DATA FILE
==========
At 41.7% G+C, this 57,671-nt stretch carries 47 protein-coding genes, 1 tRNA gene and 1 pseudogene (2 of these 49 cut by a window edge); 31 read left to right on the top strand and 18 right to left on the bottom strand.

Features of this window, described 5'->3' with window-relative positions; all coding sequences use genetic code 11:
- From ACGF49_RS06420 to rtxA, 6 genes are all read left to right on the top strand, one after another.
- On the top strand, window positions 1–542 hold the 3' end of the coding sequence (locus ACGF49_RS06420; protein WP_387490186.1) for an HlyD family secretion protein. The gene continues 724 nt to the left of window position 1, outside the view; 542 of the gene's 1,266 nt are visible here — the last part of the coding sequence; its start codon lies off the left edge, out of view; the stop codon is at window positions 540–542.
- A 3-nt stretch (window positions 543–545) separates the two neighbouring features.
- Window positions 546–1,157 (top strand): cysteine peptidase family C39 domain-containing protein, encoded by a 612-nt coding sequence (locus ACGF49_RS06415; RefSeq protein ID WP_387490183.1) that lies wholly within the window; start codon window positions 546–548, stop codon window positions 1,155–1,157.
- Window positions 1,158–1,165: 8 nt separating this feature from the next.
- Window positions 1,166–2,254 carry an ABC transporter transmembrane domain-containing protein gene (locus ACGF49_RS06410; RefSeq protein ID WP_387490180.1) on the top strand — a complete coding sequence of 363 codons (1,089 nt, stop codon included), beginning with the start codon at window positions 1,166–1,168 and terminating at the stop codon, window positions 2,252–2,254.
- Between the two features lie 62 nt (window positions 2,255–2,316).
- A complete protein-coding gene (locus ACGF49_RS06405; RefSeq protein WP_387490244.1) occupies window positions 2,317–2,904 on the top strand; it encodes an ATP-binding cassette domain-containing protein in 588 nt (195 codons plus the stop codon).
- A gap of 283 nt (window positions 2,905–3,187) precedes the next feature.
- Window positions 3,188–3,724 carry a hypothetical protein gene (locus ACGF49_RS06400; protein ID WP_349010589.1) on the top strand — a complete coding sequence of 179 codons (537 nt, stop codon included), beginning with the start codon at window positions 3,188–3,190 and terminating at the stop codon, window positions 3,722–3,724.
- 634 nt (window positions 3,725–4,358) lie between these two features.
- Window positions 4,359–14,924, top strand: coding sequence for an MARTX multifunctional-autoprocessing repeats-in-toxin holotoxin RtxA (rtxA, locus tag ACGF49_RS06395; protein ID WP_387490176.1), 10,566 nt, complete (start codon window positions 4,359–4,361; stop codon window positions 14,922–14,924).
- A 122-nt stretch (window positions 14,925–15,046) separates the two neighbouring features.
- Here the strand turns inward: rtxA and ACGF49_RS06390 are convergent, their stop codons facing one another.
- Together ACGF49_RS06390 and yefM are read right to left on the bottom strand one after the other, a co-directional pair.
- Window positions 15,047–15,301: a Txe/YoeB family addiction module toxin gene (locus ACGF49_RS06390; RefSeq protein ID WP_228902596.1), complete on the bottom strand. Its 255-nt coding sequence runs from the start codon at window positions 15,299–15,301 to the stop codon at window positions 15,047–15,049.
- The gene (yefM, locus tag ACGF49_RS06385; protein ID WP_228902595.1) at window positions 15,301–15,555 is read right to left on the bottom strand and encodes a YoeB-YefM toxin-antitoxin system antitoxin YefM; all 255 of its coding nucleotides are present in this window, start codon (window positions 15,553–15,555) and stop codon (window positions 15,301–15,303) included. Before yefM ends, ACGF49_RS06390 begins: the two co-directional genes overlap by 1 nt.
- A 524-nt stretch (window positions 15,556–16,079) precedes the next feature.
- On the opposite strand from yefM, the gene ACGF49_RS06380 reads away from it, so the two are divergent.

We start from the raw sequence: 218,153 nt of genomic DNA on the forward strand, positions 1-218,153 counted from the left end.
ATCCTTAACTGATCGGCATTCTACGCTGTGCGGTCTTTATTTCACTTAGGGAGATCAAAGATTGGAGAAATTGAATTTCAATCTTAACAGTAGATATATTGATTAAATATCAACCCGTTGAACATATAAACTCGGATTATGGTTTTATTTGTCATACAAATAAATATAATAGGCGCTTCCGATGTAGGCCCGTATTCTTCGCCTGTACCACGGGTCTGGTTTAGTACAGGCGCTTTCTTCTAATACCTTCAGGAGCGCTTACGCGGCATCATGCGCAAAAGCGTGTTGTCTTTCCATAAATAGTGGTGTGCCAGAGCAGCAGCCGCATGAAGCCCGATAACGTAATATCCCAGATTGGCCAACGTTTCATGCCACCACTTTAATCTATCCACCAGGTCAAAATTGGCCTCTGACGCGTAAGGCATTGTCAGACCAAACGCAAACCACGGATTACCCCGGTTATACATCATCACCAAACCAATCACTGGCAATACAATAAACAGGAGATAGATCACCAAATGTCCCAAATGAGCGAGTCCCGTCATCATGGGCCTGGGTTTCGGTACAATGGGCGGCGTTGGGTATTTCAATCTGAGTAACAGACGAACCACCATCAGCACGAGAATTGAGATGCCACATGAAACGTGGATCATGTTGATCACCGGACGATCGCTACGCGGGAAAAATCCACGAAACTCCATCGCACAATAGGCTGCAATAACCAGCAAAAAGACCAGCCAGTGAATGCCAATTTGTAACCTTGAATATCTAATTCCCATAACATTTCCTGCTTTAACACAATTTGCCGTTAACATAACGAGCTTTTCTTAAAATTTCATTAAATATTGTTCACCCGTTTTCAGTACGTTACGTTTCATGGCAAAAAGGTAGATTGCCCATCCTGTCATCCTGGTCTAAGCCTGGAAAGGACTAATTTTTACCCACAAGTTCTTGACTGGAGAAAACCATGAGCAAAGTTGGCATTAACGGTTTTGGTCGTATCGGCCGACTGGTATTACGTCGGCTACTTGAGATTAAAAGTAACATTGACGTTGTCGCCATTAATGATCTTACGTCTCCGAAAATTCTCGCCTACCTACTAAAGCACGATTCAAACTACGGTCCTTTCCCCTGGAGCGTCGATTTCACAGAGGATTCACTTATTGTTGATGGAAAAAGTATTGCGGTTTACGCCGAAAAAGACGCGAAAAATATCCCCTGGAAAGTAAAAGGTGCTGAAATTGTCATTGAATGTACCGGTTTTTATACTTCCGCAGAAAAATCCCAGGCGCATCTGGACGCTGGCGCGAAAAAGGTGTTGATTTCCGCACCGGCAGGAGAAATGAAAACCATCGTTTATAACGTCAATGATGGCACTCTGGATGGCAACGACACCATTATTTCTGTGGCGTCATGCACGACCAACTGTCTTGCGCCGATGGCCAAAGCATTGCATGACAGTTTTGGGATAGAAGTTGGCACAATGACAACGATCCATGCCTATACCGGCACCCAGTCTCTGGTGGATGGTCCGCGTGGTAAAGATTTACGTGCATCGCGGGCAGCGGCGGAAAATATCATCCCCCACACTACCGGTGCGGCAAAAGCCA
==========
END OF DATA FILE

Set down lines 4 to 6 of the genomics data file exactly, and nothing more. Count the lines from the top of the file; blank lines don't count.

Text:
- On the top strand, window positions 1–542 hold the 3' end of the coding sequence (locus ACGF49_RS06420; protein WP_387490186.1) for an HlyD family secretion protein. The gene continues 724 nt to the left of window position 1, outside the view; 542 of the gene's 1,266 nt are visible here — the last part of the coding sequence; its start codon lies off the left edge, out of view; the stop codon is at window positions 540–542.
- A 3-nt stretch (window positions 543–545) separates the two neighbouring features.
- Window positions 546–1,157 (top strand): cysteine peptidase family C39 domain-containing protein, encoded by a 612-nt coding sequence (locus ACGF49_RS06415; RefSeq protein ID WP_387490183.1) that lies wholly within the window; start codon window positions 546–548, stop codon window positions 1,155–1,157.